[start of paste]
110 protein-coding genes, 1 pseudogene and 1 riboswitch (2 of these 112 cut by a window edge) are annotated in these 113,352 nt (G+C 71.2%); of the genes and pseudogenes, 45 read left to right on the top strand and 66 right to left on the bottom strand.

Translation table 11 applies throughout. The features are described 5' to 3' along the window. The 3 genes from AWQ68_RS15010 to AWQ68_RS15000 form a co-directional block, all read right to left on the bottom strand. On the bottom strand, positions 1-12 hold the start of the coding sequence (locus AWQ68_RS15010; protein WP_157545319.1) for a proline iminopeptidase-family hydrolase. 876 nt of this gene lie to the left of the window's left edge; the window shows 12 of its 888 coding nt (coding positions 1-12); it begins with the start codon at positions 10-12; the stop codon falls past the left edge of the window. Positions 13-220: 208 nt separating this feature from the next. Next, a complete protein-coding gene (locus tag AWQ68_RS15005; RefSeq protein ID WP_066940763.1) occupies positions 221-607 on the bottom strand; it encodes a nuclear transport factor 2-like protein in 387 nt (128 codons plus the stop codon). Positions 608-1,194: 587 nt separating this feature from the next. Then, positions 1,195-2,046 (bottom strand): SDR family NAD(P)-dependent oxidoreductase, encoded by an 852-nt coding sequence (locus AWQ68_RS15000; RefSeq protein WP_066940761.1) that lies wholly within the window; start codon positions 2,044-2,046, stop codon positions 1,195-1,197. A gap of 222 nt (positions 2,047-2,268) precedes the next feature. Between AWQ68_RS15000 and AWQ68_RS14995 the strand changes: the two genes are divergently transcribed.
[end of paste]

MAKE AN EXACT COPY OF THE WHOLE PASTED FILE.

110 protein-coding genes, 1 pseudogene and 1 riboswitch (2 of these 112 cut by a window edge) are annotated in these 113,352 nt (G+C 71.2%); of the genes and pseudogenes, 45 read left to right on the top strand and 66 right to left on the bottom strand.

Translation table 11 applies throughout. The features are described 5' to 3' along the window. The 3 genes from AWQ68_RS15010 to AWQ68_RS15000 form a co-directional block, all read right to left on the bottom strand. On the bottom strand, positions 1-12 hold the start of the coding sequence (locus AWQ68_RS15010; protein WP_157545319.1) for a proline iminopeptidase-family hydrolase. 876 nt of this gene lie to the left of the window's left edge; the window shows 12 of its 888 coding nt (coding positions 1-12); it begins with the start codon at positions 10-12; the stop codon falls past the left edge of the window. Positions 13-220: 208 nt separating this feature from the next. Next, a complete protein-coding gene (locus tag AWQ68_RS15005; RefSeq protein ID WP_066940763.1) occupies positions 221-607 on the bottom strand; it encodes a nuclear transport factor 2-like protein in 387 nt (128 codons plus the stop codon). Positions 608-1,194: 587 nt separating this feature from the next. Then, positions 1,195-2,046 (bottom strand): SDR family NAD(P)-dependent oxidoreductase, encoded by an 852-nt coding sequence (locus AWQ68_RS15000; RefSeq protein WP_066940761.1) that lies wholly within the window; start codon positions 2,044-2,046, stop codon positions 1,195-1,197. A gap of 222 nt (positions 2,047-2,268) precedes the next feature. Between AWQ68_RS15000 and AWQ68_RS14995 the strand changes: the two genes are divergently transcribed.